The alert, a copy of which was obtained by FoxNews.com, was sent out by the FBI’s Kansas City Division on Friday and distributed through the U.S. Marine Corps. The portion obtained by FoxNews.com did not include Hassan’s photo or age. It was also sent to the Kansas City Police Department, which could indicate authorities believe he may have remained in the area where he was recruited.

    The alert is titled, “Planned Fort Hood-inspired Jihad against US Soldiers by Army Recruit” and was issued “to inform and protect officers who may encounter this individual or others exhibiting the same aspirations.” The source of the information contained in the alert was listed as “An FBI agent.”

    http://www.foxnews.com/us/2014/04/01/military-hunts-one-time-recruit-planning-ft-hood-style-jihad/

    elissa (da4d84)

  69. I’m going to guess Mormon !

    Comment by Elephant Stone (6a6f37) — 4/2/2014 @ 4:43 pm

    Guess more likely to be Quaker it would, the religion of violence it is, unlike Islam, the religion of peace!

    Yoda (557254)

  70. jihad is gay and tiresome anymore

    happyfeet (8ce051)

  71. Thanks for the kind compliment elissa, however, I don’t see where that news story actually contradicts my guess that the perpetrator may be a Mormon.

    After all, there are plenty of Mormons named “Muhammed.” We’ll just have to wait and see. Besides, at this point, what difference does it make ?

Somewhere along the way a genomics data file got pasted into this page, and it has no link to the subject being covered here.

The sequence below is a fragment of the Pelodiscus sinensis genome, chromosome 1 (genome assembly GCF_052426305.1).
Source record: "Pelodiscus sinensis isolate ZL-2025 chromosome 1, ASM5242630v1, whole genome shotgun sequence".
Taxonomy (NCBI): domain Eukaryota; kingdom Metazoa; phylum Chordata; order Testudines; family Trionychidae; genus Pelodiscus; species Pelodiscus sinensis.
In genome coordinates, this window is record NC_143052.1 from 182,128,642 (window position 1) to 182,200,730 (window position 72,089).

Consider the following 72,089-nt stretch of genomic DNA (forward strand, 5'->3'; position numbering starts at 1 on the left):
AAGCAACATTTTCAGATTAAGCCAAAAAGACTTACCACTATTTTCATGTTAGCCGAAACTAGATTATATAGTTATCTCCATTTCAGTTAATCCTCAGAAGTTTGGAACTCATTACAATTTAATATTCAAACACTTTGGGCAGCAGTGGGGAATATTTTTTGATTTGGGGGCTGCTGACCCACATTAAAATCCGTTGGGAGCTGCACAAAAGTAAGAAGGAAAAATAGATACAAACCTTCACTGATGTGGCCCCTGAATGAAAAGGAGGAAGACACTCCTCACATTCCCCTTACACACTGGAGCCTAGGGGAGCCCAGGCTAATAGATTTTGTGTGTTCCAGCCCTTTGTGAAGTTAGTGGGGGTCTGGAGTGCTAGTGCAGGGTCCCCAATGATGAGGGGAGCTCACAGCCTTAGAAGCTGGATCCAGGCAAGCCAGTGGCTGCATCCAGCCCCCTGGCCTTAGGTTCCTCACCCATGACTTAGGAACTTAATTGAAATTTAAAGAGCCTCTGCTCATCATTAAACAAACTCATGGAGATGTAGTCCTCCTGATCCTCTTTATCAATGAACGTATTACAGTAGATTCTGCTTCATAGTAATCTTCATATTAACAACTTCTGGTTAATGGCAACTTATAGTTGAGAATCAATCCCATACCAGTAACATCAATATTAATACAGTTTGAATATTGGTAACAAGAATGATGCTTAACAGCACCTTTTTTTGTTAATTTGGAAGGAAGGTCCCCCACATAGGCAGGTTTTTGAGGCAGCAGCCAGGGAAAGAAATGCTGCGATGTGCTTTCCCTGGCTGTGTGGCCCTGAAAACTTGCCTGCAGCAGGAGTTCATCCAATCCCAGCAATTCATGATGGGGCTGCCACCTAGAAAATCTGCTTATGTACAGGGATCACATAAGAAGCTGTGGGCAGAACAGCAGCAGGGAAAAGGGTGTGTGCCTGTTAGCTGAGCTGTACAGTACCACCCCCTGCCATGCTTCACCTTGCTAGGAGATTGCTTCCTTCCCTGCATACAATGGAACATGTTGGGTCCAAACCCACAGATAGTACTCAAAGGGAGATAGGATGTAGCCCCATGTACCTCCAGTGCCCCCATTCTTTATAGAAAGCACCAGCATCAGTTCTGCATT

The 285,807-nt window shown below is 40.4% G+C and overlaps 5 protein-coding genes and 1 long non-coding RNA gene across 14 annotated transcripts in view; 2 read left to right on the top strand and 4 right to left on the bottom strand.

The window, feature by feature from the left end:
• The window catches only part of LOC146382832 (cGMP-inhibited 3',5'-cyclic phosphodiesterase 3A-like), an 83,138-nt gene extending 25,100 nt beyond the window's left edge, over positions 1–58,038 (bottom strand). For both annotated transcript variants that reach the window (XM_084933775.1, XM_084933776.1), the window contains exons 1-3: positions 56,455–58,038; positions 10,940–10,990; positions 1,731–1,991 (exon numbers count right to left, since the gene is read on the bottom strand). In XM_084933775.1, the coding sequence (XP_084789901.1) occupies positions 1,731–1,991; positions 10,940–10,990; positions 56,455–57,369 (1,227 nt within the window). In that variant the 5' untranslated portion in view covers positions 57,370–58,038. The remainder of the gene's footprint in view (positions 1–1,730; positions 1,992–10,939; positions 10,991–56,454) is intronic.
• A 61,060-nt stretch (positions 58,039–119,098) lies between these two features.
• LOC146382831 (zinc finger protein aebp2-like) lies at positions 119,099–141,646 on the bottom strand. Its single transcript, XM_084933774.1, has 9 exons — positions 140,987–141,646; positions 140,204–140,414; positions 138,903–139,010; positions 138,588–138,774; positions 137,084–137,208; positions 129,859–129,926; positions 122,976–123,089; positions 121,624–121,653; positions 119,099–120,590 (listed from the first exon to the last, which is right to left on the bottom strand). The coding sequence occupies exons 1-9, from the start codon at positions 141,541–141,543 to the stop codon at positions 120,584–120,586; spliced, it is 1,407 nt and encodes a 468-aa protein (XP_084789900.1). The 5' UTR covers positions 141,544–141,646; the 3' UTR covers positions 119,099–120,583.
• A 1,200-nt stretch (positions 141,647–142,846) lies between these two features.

Let’s make no mistake, be clear, and move forward.
    Or something.

    Elephant Stone (6a6f37)

  72. Oops, Yoda forget to :lol:

    Yoda (557254)

  73. Ivan Lopez, hija de la chingada

    Colonel Haiku (c4bd9a)

  74. Pray for the victims, their families and friends.

    Colonel Haiku (c4bd9a)

  75. Comment by elissa (da4d84) — 4/2/2014 @ 5:05 pm

    But he was discharged last week, apparently after law enforcement authorities learned of his alleged plan.

    yes, that’s the way to take care of it (NOT)

    Dismiss him. So he’ll have to attack some place else, like a movie theater.

    It may not have been this person. It doesn’t say he wants to do it at Ft. Hood itself.

    Sammy Finkelman (fb61e5)

  76. Save us, Barcky!

    Colonel Haiku (c4bd9a)

  77. CNN 8:12 pm written report: The suspected shoooter is dead, but his death is not officially confirmed and the situation is still leabled as ongoing. No names are given.

    Four people are dead (not clear if this includes the shooter) but earlier reports said one.

    They are not ready to declare this over.

    They are not labeling this a terror attack.

    Sammy Finkelman (fb61e5)